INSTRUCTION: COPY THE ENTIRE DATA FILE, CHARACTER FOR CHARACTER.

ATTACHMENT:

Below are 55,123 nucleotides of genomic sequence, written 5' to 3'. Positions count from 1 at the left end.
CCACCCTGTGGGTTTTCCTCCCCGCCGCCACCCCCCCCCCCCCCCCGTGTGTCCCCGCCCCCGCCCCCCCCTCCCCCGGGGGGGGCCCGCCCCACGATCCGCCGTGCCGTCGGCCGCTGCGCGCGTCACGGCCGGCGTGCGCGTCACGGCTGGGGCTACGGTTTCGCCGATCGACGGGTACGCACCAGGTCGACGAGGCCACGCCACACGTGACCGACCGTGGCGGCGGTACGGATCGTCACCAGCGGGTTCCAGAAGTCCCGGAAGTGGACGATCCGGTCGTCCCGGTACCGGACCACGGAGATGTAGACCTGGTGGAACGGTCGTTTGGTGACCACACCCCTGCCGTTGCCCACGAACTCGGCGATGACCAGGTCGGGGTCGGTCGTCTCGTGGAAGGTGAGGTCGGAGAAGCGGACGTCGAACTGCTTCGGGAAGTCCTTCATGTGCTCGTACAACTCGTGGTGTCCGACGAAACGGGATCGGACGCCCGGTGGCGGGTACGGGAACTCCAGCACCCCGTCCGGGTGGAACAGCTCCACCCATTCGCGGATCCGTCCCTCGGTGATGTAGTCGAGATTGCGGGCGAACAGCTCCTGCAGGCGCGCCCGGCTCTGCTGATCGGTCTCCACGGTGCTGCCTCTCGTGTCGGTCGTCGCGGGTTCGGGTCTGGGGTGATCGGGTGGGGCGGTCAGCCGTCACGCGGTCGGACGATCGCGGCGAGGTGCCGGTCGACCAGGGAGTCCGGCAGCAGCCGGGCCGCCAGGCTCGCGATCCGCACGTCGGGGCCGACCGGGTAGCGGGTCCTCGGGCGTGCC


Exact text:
Below are 55,123 nucleotides of genomic sequence, written 5' to 3'. Positions count from 1 at the left end.
CCACCCTGTGGGTTTTCCTCCCCGCCGCCACCCCCCCCCCCCCCCCGTGTGTCCCCGCCCCCGCCCCCCCCTCCCCCGGGGGGGGCCCGCCCCACGATCCGCCGTGCCGTCGGCCGCTGCGCGCGTCACGGCCGGCGTGCGCGTCACGGCTGGGGCTACGGTTTCGCCGATCGACGGGTACGCACCAGGTCGACGAGGCCACGCCACACGTGACCGACCGTGGCGGCGGTACGGATCGTCACCAGCGGGTTCCAGAAGTCCCGGAAGTGGACGATCCGGTCGTCCCGGTACCGGACCACGGAGATGTAGACCTGGTGGAACGGTCGTTTGGTGACCACACCCCTGCCGTTGCCCACGAACTCGGCGATGACCAGGTCGGGGTCGGTCGTCTCGTGGAAGGTGAGGTCGGAGAAGCGGACGTCGAACTGCTTCGGGAAGTCCTTCATGTGCTCGTACAACTCGTGGTGTCCGACGAAACGGGATCGGACGCCCGGTGGCGGGTACGGGAACTCCAGCACCCCGTCCGGGTGGAACAGCTCCACCCATTCGCGGATCCGTCCCTCGGTGATGTAGTCGAGATTGCGGGCGAACAGCTCCTGCAGGCGCGCCCGGCTCTGCTGATCGGTCTCCACGGTGCTGCCTCTCGTGTCGGTCGTCGCGGGTTCGGGTCTGGGGTGATCGGGTGGGGCGGTCAGCCGTCACGCGGTCGGACGATCGCGGCGAGGTGCCGGTCGACCAGGGAGTCCGGCAGCAGCCGGGCCGCCAGGCTCGCGATCCGCACGTCGGGGCCGACCGGGTAGCGGGTCCTCGGGCGTGCC